Canada established diplomatic relations with Botswana in 1966, at Botswana’s independence. Canada is accredited to Botswana from our mission in Harare, Zimbabwe, and has an Honorary Consul in Gaborone.
Botswana is accredited to Canada from its mission in Washington D.C. and in 2005, Botswana appointed an Honorary Consul based in Ottawa.
Canada values its bilateral relations with Botswana, notably for our common approach and commitment to human rights, freedom of expression, rule of law and democracy. Canada’s good relations with Botswana are underpinned by Commonwealth ties. Growing commercial links are fuelled by increasing Canadian investment in Botswana’s mining sector and vice versa.
Since gaining independence in 1966, Botswana has experienced noteworthy growth in per capita income in the developing world and has been recognized as a development success story. It is ranked as one of Africa’s most competitive and least corrupt economies. Botswana is a founding member of the Southern African Development Community (SADC) and hosts its Secretariat in Gaborone.
Canada has renewed military cooperation with the Botswana Defence Force (BDF) through the Canadian Military Training and Cooperation Program (MTCP).
The Canadian International Development Agency (CIDA) does not maintain a bilateral program for Botswana because of its middle-income status. Nevertheless, CIDA has supported Botswana’s development through various other channels, including Canadian partners, local initiatives fund, and multi-country projects in various sectors such as capacity development, health sector strengthening and combating HIV/AIDS.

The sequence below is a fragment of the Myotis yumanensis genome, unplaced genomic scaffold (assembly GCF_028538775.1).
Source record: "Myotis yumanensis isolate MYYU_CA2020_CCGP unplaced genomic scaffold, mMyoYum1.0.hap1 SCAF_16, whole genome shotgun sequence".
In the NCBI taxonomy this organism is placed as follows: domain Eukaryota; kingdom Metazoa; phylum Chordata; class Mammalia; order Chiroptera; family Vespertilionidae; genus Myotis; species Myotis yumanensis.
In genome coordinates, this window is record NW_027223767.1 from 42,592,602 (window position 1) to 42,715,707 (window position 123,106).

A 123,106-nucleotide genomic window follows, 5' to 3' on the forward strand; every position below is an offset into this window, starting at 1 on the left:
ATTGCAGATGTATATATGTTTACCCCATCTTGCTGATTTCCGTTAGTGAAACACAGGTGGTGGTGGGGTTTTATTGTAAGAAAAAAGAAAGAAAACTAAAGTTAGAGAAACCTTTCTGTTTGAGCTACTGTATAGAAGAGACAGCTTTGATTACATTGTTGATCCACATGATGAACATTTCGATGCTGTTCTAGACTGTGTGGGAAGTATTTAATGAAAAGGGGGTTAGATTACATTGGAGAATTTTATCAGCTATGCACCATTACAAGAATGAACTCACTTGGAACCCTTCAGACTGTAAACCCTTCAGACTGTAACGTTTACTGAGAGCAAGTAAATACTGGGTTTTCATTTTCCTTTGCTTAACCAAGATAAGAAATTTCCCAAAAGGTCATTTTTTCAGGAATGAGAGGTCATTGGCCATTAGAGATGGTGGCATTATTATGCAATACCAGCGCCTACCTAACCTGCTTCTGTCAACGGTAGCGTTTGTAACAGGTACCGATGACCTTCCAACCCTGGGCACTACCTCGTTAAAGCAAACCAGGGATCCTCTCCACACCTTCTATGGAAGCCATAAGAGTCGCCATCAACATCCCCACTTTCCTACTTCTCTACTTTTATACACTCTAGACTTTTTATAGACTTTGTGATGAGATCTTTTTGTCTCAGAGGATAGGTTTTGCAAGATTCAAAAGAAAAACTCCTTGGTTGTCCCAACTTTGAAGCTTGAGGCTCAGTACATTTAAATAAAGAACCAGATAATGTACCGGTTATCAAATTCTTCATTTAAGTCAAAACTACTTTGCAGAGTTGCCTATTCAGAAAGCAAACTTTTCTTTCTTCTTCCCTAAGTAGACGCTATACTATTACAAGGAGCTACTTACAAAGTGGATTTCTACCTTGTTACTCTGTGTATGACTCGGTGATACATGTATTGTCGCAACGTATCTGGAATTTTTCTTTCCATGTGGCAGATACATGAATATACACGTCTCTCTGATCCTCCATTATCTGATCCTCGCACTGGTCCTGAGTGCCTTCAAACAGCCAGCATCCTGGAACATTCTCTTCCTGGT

Canadian direct investments in Botswana are classified as confidential by Statistics Canada. However, Canada enjoys growing commercial links with Botswana fuelled by increasing Canadian cumulative assets in Botswana's mining sector. According to Natural Resources Canada, Canadian cumulative mining assets in Botswana were nearly $397 million in 2011. According to Statistics Canada, two-way merchandise trade reached almost $4.4 million in 2012. Through De Beers, Botswana is a minority investor together with Anglo American in the extractive industry in Canada. Total Canadian merchandise exports were about $3.5 million in 2012. Top merchandise exports to Botswana include precious stones (coins), machinery, (office machine parts and computer components), electrical machinery and pharmaceutical products (penicillin, antibiotics, and vitamins. Total Canadian merchandise imports were just over $913,000. Top merchandise imports from Botswana comprise mainly precious stones (diamonds), woven apparel (suits, track suits, ski suits, swimwear) as well electric machinery (electric capacitors) and arts and antiques (works of art and collector pieces.
Through its Head Office in Ottawa, Export Development Canada (EDC) provides support to Canadian companies planning on or currently doing business in Botswana. EDC is positioned to help Canadian companies through a range of financing and risk management services. http://www.edc.ca/EN/Country-Info/Pages/Botswana.aspx
Canada has been an active player in Botswana’s education sector for more than a decade. On average, some 250 students go to study in Canada every year. In 2012 alone, there were 287 Batswana students in Canada. The Batswana Government has indicated that building the country’s capacity through education and training continues to be a high priority.
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